Debates in the Massachusetts Constitutional Convention, 1917-1918, Volume 2

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Wright and Potter Printing Company, 1918 - Constitution
 

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Page 51 - A body politic," as aptly defined in the preamble of the Constitution of Massachusetts, "is a social compact by which the whole people covenants with each citizen, and each citizen with the whole people, that all shall be governed by certain laws for the common good.
Page 260 - The powers of the legislature are defined and limited, and that those limits may not be mistaken or forgotten the Constitution is written. To what purpose are powers limited, and to what purpose is that limitation committed to writing, if these limits may at any time be passed by those intended to be restrained...
Page 201 - We, therefore, the people of Massachusetts, acknowledging, with grateful hearts, the goodness of the great Legislator of the universe, in affording us, in the course of his providence, an opportunity, deliberately and peaceably, without fraud, violence or surprise, of entering into an original, explicit and solemn compact with each other...
Page 75 - The end of the institution, maintenance, and administration of government, is to secure the existence of the body politic, to protect it, and to furnish the individuals who compose it with the power of enjoying in safety and tranquillity their natural rights, and the blessings of life...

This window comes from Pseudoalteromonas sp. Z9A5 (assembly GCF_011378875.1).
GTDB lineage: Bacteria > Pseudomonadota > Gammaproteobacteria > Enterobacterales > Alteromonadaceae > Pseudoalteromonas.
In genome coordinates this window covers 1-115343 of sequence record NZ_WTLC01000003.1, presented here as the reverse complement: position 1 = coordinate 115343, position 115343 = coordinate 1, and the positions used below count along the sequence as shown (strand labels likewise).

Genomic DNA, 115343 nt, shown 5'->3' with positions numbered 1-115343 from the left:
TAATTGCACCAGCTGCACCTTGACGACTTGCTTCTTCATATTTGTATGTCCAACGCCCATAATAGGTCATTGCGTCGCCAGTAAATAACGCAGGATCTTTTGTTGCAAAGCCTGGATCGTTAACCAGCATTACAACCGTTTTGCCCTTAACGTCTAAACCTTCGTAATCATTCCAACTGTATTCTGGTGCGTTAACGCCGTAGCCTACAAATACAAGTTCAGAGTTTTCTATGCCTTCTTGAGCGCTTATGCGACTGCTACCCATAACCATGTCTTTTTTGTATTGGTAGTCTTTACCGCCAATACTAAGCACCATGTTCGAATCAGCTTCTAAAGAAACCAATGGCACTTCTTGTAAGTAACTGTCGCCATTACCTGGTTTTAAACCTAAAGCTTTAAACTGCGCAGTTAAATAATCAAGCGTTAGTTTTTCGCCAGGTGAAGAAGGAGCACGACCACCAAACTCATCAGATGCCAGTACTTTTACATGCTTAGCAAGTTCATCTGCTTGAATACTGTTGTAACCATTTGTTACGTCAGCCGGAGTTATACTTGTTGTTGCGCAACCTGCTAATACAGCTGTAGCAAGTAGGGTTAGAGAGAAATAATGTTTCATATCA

Page 59 - The body politic is formed by a voluntary association of individuals: it is a social compact, by which the whole people covenants with each citizen and each citizen with the whole people, that all shall be governed by certain laws for the common good.
Page 60 - Government is instituted for the common good, for the protection, safety, prosperity, and happiness of the people and not for the profit, honor, or private interest of any one man, family, or class of men.
Page 501 - To limit the rate of charge for services rendered in a public employment, or for the use of property in which the public has an interest, is only changing a regulation which existed before. It establishes no new principle in the law, but only gives a new effect to an old one.
Page 519 - THIS is true liberty, when freeborn men, Having to advise the public, may speak free ; Which he who can, and will, deserves high praise ; Who neither can, nor will, may hold his peace ; What can be juster in a state than this ? FROM HORACE.
Page 380 - Think, if you can, of a single instance in which a plainly written provision of the Constitution has ever been denied. If by the mere force of numbers a majority should deprive a minority of any clearly written constitutional right, it might, in a moral point of view, justify revolution — certainly would if such a right were a vital one.
Page 559 - The people of this commonwealth have the sole and exclusive right of governing themselves, as a free, sovereign, and independent state; and do, and forever hereafter shall, exercise and enjoy every power, jurisdiction, and right, which is not, or may not hereafter be, by them expressly delegated to the United States of America, in Congress assembled.

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